The X-Files #143: Sense and Antisense

"Control of third world populations designated secret national policy." - National Security Memo 200 (1971)
ACTUAL DOCUMENTED ACCOUNT: Frank and Watts uncover a conspiracy in the Human Genome Project.

REVIEW: We're definitely much more in X-Files territory this season, and I'm not sure I like it yet. The conspiracy uncovered even has some elements of the X-Files mytharc, namely secret human experimentation. It does come from a different place, however, using real world events to fuel its conspiracy theory. It IS strange that the Department of Energy is in charge of the Human Genome Project, and connecting it to actual genocides since the HGP was started - while it makes me a little uncomfortable - distances Millennium's take from its parent program, which uses vaguer, more wide-reaching, more fantastical, and let's say it, more generic conspiracy types to achieve its ends. But then, we probably won't see this conspiracy again; it's just a threat of the week.

While I've checked and the various elements ARE connected for real, if you don't really know, it all seems a bit random, just like Frank's invitation to investigate a possible plague outbreak. I'm happy to see the Seattle PD hasn't been forgotten, but what does Geibelhouse think a profiler can do here? The fact that Frank gets results thanks to his insights doesn't make me question it any less. Then you have an over-helpful cab driver who brings Frank to speak to madmen living in the underground, shadowy men who play a long con on the police, and Patient Zero turning out to be the scientist in charge of the experiments. Plenty of body horror, a fake plague, and genetically engineered violence thanks to chemicals that activate genes in full grown adults and affect behavior. A lot of it works, especially the madmen's poetry in trying to explain what's happening to them (essentially metaphors for not being in control of their actions), but it also has a slightly haphazard feeling. Too many characters shout and rant and scream, and things frequently feel wrong, from the hospital's poor quarantine protocols to the glossy color pics of genes, not to mention the unresolved mystery of Patient Zero's creation (see The Truth).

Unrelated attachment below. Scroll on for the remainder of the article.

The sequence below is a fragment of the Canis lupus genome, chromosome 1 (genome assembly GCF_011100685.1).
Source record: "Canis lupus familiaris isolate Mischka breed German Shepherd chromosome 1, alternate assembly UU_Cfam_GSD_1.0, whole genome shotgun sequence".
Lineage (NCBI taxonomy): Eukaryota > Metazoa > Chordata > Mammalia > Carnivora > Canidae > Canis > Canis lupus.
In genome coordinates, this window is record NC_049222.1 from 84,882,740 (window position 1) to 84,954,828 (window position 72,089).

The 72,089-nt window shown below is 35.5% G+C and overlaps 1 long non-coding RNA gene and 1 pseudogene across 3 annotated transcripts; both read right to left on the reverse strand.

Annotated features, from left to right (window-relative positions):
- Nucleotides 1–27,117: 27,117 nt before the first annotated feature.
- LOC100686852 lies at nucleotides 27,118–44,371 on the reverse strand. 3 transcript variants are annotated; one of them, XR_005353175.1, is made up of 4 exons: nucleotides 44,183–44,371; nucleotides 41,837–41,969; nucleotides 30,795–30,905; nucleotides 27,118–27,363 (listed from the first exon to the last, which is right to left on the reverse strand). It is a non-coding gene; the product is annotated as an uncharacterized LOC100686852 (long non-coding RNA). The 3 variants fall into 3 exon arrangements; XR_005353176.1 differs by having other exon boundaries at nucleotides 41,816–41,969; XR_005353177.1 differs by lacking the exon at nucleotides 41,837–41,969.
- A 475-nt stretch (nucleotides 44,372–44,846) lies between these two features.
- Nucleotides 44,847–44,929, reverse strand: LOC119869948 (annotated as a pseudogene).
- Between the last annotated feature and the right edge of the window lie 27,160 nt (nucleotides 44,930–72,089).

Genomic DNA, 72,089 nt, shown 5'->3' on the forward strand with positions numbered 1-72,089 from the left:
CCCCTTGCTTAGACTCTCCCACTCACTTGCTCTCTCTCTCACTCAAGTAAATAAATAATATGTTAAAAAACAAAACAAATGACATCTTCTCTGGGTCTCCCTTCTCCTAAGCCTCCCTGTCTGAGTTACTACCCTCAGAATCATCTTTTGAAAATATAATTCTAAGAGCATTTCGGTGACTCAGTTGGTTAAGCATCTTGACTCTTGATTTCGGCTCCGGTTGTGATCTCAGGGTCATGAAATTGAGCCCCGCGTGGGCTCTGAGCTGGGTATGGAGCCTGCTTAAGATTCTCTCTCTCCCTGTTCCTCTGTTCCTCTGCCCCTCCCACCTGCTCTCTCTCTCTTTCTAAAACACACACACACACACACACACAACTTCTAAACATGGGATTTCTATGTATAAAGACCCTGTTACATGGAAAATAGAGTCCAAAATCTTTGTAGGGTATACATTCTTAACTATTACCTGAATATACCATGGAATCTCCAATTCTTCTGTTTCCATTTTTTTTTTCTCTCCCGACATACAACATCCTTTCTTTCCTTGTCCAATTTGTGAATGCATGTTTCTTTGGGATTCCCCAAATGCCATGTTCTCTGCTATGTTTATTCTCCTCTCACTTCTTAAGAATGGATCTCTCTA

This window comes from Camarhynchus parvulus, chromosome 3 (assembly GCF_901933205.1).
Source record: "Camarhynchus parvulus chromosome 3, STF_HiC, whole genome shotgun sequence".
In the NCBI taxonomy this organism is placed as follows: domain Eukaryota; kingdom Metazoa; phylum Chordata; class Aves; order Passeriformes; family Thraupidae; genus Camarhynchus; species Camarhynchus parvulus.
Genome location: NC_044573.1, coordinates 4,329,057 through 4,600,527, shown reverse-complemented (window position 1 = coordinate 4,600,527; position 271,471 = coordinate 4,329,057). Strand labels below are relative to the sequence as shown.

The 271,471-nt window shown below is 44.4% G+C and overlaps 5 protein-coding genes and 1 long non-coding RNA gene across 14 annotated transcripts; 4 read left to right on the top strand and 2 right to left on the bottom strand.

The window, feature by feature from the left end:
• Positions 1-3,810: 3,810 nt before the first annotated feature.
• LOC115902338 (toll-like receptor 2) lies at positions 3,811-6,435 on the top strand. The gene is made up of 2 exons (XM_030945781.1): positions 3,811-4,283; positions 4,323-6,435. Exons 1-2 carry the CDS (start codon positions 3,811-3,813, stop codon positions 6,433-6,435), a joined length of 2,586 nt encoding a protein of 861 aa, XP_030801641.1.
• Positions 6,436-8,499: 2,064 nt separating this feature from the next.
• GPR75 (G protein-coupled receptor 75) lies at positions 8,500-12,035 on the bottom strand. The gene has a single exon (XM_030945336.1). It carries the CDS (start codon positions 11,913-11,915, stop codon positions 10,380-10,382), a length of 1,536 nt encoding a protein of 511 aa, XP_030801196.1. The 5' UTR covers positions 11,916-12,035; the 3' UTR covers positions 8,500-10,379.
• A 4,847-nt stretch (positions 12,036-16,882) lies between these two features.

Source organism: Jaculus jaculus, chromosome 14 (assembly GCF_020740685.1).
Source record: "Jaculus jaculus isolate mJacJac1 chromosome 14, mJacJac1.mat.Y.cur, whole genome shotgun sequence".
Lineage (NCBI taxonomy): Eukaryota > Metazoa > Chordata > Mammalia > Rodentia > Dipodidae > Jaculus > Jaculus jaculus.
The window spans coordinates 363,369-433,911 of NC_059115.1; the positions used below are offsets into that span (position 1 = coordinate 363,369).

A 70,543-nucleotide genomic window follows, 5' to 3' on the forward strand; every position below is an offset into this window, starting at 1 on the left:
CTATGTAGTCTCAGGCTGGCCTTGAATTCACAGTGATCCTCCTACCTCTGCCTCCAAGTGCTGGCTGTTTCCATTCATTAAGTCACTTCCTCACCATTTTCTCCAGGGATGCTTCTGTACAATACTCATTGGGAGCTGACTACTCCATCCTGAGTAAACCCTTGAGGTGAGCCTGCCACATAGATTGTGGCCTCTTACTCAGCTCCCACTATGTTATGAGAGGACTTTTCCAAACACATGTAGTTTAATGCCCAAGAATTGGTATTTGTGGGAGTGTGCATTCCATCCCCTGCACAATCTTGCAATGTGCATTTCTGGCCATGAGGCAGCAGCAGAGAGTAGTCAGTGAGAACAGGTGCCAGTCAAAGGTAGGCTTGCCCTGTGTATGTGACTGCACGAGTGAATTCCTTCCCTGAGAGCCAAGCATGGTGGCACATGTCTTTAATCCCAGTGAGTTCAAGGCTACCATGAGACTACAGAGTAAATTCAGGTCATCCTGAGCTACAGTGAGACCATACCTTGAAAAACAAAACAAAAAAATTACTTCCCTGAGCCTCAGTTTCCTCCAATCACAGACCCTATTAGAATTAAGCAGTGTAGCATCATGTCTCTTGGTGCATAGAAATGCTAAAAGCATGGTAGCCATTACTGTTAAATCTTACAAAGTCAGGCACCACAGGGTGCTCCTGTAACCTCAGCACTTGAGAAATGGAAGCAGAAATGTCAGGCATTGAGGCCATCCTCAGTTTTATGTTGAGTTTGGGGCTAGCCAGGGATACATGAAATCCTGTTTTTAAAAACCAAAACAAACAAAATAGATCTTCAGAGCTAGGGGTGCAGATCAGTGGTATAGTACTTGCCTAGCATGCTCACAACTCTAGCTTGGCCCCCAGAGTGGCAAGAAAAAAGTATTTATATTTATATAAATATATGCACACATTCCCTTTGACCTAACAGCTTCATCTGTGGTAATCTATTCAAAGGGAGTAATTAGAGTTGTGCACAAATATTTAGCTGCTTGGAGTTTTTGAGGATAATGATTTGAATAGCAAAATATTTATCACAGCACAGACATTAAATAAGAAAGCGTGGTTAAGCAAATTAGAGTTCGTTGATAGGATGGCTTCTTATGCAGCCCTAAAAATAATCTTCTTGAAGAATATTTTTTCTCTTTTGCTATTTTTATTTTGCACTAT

In the middle of all this are the anonymous crank calls made to Frank's house, and an inordinate amount of time is spent on them, while Catherine and Jordan do not physically appear. The balance is off in Frank's life, but in the viewer's experience too. This subplot means we get to see Brian the Millennium Group's annoying IT guy some more instead. Bleh. I suppose the calls are setting up a new uber-villain for Frank, now that the Polaroid Man is dead. It's meant to be another slow-burning, sinister presence looming over him. Crank calls aren't quite as creepy as pictures of your family sent in the mail though.

THE TRUTH IS OUT THERE: Here's one theory about Patient Zero. The man we're seeing at the end of the episode is just as much under sinister influence as the madman was. Yes, he must've started out as a willing participant (in Rwanda, etc.), but perhaps he tried to blow the whistle on the Project, and ended up getting the same "gene therapy" as his homeless patients in retribution. But he knew too much and escaped the facility, tried to carry out his plan by going to the newspapers. Feeling he was still a problem, the Project recaptured him. And this time, they activated genes that made him docile, allowed him to be brainwashed. His lack of emotion and reaction to Frank at the end makes sense in that context. But if this conspiracy already has the means to do this...

- The writing is frequently brilliant, especially in the way it obliquely treats mind control, but it occasionally takes wrong turns that pull you out of the experience.